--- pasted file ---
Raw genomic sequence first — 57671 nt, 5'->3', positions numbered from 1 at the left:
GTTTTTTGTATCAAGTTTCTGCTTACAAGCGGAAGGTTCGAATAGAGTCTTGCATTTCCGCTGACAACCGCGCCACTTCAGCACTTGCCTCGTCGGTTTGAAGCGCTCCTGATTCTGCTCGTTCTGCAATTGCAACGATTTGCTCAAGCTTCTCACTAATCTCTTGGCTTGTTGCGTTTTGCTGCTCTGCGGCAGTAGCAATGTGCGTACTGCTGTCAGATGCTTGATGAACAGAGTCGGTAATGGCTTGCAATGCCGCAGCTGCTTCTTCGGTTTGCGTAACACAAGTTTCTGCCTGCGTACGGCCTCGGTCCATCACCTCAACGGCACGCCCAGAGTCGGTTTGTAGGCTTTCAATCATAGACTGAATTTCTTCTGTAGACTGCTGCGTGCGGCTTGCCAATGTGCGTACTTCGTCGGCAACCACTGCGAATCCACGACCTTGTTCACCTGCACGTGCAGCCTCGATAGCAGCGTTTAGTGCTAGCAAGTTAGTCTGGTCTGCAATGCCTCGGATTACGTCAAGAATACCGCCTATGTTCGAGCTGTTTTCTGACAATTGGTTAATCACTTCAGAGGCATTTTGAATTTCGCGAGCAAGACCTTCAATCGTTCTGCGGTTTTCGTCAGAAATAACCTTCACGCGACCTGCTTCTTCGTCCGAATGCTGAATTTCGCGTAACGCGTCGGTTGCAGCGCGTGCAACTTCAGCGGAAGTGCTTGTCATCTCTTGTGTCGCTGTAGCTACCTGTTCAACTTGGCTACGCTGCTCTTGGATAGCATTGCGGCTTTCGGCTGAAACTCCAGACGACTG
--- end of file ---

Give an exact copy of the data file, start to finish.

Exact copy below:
Raw genomic sequence first — 57671 nt, 5'->3', positions numbered from 1 at the left:
GTTTTTTGTATCAAGTTTCTGCTTACAAGCGGAAGGTTCGAATAGAGTCTTGCATTTCCGCTGACAACCGCGCCACTTCAGCACTTGCCTCGTCGGTTTGAAGCGCTCCTGATTCTGCTCGTTCTGCAATTGCAACGATTTGCTCAAGCTTCTCACTAATCTCTTGGCTTGTTGCGTTTTGCTGCTCTGCGGCAGTAGCAATGTGCGTACTGCTGTCAGATGCTTGATGAACAGAGTCGGTAATGGCTTGCAATGCCGCAGCTGCTTCTTCGGTTTGCGTAACACAAGTTTCTGCCTGCGTACGGCCTCGGTCCATCACCTCAACGGCACGCCCAGAGTCGGTTTGTAGGCTTTCAATCATAGACTGAATTTCTTCTGTAGACTGCTGCGTGCGGCTTGCCAATGTGCGTACTTCGTCGGCAACCACTGCGAATCCACGACCTTGTTCACCTGCACGTGCAGCCTCGATAGCAGCGTTTAGTGCTAGCAAGTTAGTCTGGTCTGCAATGCCTCGGATTACGTCAAGAATACCGCCTATGTTCGAGCTGTTTTCTGACAATTGGTTAATCACTTCAGAGGCATTTTGAATTTCGCGAGCAAGACCTTCAATCGTTCTGCGGTTTTCGTCAGAAATAACCTTCACGCGACCTGCTTCTTCGTCCGAATGCTGAATTTCGCGTAACGCGTCGGTTGCAGCGCGTGCAACTTCAGCGGAAGTGCTTGTCATCTCTTGTGTCGCTGTAGCTACCTGTTCAACTTGGCTACGCTGCTCTTGGATAGCATTGCGGCTTTCGGCTGAAACTCCAGACGACTG